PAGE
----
Just ahead of Sunday's Swedish parliamentary elections, Sveriges Radio spoke to politicians from across the political spectrum, all of them taking a firm stance against the energy pipeline that's being built through Sweden's exclusive economic zone in the Baltic Sea by Gazprom and a consortium of Western European energy concerns.
"Nord Stream 2 is a bad proposal, both in terms of energy policy, and in terms of environmental and security policy," Karin Enstrom, opposition Moderate Party spokesperson on EU issues, told the public broadcaster.
Jonas Eriksson, a member of the ruling coalition Green Party's council for EU affairs, complained that Stockholm, which approved the construction of Nord Stream 2 earlier this summer, has had little luck using international legislation to stop the project. Eriksson requested that the European Commission take it upon itself to amend legislation to allow the project to be stopped.
Sweden, one of the final holdouts against Nord Stream 2 along with Denmark, formally approved the Nord Stream 2's construction on June 7.
Politicized Opposition Nothing New
Alexander Gulkov, an energy geopolitics expert and professor at Russia's Far Eastern Federal University, has said that the Swedish politicians' concerns are anything but new and that they echo US-supported political efforts against Russian energy in Europe going back to the days of the Cold War.
"The US is doing everything it can to prevent this project from being realized; the same was the case in the 1970s, when the first gas pipeline from the USSR to Western Europe was being built. There's nothing new here. Then too Moscow faced opposition from the US," the professor told Sputnik.
As for the Swedish politicians' environmental concerns, Gulkov said this was a nonstarter. "Everyone understands that the environmental damage from this project is extremely small, practically nonexistent. This is a made-up problem. The main obstacle here is really politics. Maybe this will result in some delays, but I'm fully convinced that the project's schedule will not be disrupted."
Before Nord Stream 2's construction could start, the project was subjected to environmental impact assessments by each of the countries whose waters or exclusive economic zones it passes through, including Russia, Finland, Sweden, Denmark and Germany. These assessments are required for construction and operation permits to be approved. Nord Stream 2 AG submitted environment-related paperwork to Denmark's Energy Agency last month, with other countries already granting their approval.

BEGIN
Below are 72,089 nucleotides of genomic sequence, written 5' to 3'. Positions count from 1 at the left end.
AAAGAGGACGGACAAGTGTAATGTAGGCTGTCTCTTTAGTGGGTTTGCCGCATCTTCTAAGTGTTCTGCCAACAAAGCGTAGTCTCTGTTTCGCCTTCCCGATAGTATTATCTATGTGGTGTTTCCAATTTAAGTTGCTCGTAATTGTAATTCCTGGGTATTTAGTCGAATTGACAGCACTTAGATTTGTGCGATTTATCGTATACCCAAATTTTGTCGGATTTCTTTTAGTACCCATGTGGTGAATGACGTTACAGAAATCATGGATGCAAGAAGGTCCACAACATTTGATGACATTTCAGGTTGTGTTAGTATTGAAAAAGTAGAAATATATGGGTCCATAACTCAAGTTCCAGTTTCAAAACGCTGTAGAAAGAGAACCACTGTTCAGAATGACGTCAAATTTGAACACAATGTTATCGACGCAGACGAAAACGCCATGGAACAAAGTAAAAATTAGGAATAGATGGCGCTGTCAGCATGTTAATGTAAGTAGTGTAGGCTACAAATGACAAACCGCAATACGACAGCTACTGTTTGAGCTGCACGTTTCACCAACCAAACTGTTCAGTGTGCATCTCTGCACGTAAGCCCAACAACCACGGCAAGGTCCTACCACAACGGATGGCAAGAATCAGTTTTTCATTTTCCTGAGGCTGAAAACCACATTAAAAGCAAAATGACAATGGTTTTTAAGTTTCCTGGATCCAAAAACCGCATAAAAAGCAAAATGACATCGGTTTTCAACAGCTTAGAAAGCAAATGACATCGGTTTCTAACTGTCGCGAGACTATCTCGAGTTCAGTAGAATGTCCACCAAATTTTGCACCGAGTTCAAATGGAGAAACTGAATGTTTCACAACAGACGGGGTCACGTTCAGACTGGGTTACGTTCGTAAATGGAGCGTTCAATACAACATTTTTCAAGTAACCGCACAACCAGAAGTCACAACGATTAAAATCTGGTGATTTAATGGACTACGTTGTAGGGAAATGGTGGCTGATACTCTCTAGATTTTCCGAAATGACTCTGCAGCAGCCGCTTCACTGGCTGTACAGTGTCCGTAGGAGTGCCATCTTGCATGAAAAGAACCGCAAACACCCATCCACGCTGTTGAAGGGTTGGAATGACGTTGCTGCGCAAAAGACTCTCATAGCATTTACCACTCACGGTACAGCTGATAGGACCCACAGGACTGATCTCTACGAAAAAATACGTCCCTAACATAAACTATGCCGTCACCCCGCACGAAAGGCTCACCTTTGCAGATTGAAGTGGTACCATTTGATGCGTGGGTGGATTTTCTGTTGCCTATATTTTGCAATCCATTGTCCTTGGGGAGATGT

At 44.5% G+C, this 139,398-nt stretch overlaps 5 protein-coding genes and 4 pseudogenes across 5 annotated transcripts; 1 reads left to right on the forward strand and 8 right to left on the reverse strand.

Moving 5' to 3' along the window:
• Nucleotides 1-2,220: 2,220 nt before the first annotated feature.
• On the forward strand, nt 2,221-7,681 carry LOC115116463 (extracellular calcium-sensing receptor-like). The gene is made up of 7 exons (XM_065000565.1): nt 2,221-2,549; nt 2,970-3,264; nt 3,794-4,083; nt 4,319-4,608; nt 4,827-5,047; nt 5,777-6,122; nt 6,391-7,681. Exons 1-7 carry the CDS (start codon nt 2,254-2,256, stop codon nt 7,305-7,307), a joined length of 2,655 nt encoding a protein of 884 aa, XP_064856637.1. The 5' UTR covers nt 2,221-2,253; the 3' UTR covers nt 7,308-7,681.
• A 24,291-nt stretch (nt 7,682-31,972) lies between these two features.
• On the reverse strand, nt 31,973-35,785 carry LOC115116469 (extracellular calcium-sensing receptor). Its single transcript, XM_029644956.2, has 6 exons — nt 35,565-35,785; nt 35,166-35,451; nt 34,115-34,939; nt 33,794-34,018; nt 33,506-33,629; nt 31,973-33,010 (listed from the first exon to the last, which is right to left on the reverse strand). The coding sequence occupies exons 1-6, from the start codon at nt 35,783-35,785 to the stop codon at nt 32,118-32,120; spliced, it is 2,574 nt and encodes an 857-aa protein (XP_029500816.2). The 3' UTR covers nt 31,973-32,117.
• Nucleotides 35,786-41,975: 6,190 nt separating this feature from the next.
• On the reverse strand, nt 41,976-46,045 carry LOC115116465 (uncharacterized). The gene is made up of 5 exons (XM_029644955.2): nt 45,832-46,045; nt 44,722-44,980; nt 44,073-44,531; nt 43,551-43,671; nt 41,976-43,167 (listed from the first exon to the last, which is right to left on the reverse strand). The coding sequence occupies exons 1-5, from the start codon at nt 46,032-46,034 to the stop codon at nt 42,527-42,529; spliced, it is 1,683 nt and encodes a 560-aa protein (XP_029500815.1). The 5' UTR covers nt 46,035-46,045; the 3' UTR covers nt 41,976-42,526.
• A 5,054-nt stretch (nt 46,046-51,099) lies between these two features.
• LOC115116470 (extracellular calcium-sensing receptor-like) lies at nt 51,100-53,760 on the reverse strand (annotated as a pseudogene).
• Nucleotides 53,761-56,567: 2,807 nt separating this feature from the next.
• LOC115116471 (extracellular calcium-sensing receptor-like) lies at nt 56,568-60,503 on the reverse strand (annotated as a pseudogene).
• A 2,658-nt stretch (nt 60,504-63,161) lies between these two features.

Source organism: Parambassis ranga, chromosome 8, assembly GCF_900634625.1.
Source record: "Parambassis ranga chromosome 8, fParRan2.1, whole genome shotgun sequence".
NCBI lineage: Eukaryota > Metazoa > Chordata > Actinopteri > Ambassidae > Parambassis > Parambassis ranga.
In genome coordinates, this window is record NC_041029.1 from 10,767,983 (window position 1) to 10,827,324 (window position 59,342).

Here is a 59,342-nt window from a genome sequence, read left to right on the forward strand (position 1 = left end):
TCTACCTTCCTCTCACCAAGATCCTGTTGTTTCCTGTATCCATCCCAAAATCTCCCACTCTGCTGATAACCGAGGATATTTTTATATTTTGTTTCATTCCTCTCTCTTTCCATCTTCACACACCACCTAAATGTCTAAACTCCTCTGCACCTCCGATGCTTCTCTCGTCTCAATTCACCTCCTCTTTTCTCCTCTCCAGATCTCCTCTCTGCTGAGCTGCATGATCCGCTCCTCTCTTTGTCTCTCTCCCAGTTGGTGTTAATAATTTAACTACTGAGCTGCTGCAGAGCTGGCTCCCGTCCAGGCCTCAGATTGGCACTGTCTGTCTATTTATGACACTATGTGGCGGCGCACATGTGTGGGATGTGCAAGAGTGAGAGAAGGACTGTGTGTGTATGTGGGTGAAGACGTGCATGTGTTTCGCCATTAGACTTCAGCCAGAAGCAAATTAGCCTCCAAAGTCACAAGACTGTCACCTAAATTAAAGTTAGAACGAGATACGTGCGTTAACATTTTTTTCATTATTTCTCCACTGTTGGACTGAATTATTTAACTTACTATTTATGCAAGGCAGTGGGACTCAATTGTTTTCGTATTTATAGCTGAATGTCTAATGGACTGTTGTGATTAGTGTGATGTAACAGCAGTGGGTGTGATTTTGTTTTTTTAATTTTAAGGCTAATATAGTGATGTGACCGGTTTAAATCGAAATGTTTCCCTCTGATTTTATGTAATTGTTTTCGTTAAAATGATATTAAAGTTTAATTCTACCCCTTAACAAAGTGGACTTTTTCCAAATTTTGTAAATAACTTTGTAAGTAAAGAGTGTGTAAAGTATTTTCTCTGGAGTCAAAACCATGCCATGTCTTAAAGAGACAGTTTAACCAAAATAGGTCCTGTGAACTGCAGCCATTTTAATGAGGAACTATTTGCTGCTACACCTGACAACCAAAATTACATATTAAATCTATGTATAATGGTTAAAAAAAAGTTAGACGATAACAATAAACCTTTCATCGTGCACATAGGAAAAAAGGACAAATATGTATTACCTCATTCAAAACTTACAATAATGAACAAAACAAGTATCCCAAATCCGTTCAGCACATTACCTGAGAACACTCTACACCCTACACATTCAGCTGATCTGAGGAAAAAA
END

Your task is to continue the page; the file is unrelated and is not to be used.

Project Reaches 'New Stage'
Alexei Zudin, an international affairs analyst, said that the start of work through Finnish waters would put the project in a new stage.
"Finland was a part of the project from the very start, and there were no serious objections or problems by Helsinki regarding its participation. However, given the very serious political struggle which has unfolded around the project, the start of work in Finland is a confirmation that the project is alive and being realized. Effectively, Nord Stream 2 is passing from the design stage to reality. In that sense, the news is both significant and symbolic," he stressed.
Once completed, the $11 billion pipeline venture will help ensure European energy security amid rising demand and falling European gas output, and serve as insurance against any effort by transit states to cut off supplies. Russian gas is also estimated to be considerably cheaper than its alternatives, including LNG supplies that Washington has been attempting to sell to the Europeans.
The views expressed by Dr. Alexander Gulkov and Mr. Alexei Zudin are those of the analysts and do not necessarily reflect those of Sputnik.